PRINCETON — Gibson County Prosecutor Michael Cochren filed false informing charges against Hannah Potts, 23, rural Princeton, and two others accused of planning and executing an abduction hoax Sunday.
Potts was located by the Gibson County Sheriff’s Office Sunday morning, unharmed. Volunteers combed the area Saturday following a social media appeal from her family for information about her whereabouts.
Cochren said in a news release Wednesday afternoon that Potts, with the assistance of Joshua M. Thomas, 45, and Maria S. Hopper, 34, both of rural Princeton, “urged that law enforcement be notified after posting onto social media that she had been abducted.”
He said Thomas and Hopper assisted in hiding her, and were untruthful when confronted by law enforcement concerning her whereabouts.
He confirmed that Potts was found at the home of Thomas and Hopper on Top Hat Road near Princeton Sunday.
“Ms. Potts’s actions are criminal in nature. She had many people in her family and community worried sick over her personal health and safety,” said Cochren. “Further, she risked involving innocent individuals by giving a false description of the alleged abductor. Finally, the number of hours spent by multiple law enforcement agencies in this time of limited resources is simply not recoverable. This callous disregard for others simply will not be tolerated.”
He asked for arrest warrants for the class A misdemeanor charges of false informing filed against Potts, Hopper and Thomas.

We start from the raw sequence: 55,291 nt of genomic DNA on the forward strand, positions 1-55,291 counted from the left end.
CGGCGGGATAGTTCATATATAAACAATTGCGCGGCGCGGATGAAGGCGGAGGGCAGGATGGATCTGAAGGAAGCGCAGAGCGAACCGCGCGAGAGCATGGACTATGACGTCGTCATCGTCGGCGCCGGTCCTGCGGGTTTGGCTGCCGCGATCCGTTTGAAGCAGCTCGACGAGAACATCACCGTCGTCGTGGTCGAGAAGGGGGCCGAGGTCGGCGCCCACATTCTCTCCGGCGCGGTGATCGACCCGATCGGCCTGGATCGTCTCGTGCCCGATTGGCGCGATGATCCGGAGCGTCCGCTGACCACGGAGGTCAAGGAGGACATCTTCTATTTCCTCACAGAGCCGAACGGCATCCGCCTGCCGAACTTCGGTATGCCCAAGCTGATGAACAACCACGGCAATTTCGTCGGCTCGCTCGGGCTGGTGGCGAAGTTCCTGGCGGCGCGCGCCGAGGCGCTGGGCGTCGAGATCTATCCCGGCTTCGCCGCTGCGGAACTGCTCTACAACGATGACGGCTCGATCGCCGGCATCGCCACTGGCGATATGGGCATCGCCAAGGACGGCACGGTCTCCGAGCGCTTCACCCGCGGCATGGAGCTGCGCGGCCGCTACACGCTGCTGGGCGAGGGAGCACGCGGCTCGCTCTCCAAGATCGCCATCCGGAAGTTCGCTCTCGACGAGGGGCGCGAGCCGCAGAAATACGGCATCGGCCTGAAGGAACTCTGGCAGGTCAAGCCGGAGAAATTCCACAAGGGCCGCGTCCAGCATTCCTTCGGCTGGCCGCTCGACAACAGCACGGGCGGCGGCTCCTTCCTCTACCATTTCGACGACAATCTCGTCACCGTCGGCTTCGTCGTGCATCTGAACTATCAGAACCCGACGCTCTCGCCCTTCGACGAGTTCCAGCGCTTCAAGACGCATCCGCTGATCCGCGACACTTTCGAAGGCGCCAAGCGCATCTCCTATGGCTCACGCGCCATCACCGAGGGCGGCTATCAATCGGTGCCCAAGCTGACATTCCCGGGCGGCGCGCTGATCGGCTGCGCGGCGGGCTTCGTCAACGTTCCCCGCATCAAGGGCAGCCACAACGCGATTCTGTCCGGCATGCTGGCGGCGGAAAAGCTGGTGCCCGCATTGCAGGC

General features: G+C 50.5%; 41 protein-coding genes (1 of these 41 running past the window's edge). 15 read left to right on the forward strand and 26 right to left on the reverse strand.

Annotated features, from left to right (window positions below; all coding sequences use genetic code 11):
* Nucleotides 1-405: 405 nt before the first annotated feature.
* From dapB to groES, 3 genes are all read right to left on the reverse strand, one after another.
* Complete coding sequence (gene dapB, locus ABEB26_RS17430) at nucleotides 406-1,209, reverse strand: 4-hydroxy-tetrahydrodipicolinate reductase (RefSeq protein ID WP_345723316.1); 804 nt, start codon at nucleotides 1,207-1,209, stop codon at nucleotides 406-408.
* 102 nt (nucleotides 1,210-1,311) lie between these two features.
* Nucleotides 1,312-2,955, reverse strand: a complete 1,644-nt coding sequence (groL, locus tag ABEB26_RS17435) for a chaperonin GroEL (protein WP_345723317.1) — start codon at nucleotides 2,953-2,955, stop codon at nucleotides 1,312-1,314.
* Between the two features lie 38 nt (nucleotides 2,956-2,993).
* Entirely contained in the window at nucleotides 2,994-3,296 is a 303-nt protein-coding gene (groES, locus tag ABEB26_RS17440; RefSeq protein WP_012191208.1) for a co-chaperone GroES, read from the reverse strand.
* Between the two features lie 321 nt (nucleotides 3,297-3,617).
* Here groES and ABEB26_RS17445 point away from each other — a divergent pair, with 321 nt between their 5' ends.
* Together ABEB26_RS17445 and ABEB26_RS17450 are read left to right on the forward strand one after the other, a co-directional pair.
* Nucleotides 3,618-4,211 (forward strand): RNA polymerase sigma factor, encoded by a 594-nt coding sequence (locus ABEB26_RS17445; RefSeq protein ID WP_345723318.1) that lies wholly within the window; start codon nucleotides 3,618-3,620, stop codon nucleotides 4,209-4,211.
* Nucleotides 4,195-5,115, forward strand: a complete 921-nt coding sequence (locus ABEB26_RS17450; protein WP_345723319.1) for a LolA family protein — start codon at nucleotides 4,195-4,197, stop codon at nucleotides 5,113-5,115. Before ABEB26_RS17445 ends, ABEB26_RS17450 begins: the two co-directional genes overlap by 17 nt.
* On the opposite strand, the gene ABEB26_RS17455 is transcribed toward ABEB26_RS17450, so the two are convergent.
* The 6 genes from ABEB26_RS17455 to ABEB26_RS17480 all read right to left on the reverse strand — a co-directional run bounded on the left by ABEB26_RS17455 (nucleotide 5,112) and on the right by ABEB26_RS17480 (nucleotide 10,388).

In the prosecutor’s affidavit of probable cause for seeking the charges, Gibson County Sheriff’s Deputy Sgt. Roger Ballard reported that the department received the report Friday and was informed that Potts posted a video file to her Facebook account at 6 a.m. that day which contained audio believed to be Potts describing her abduction.
Ballard’s statement says Potts described being abducted near her home by a Black male, allegedly pushing her into the trunk of a maroon vehicle, while she was taking photos of animals. The audio also described being held in a room. “During the video, Hannah Potts explicitly states, ‘You got to tell the cops everything...You got to show them this video so that maybe they can find me.’ ”
Phone, Facebook data
Ballard reported the sheriff’s office was able to establish that Potts’s Facebook account was logged into at 6:06 a.m. Friday from a Verizon wireless IP address, consistent with the cellular connection the family indicated that Potts had. Family members provided her cell phone number and the sheriff’s office “pinged” the cellular handset throughout the day, “and the last known location was within approximately 1.54 miles of Hannah Potts’s residence at approximately 7 a.m. Another ‘ping’ at approximately 7 p.m. also indicated the same location, he wrote.
Ballard said deputies learned that Hopper, who lived about a mile away, was a recent friend of Potts, and contacted her. Ballard said that Hopper told police Friday that she had not seen Potts, and told them Saturday that she was trying to contact her by cell phone.
Ballard reported that on Saturday, a search party of about 50 volunteers, law enforcement and Indiana Department of Homeland Security searched the Potts property and a relative’s adjacent property, also using an aerial drone to search the surrounding area.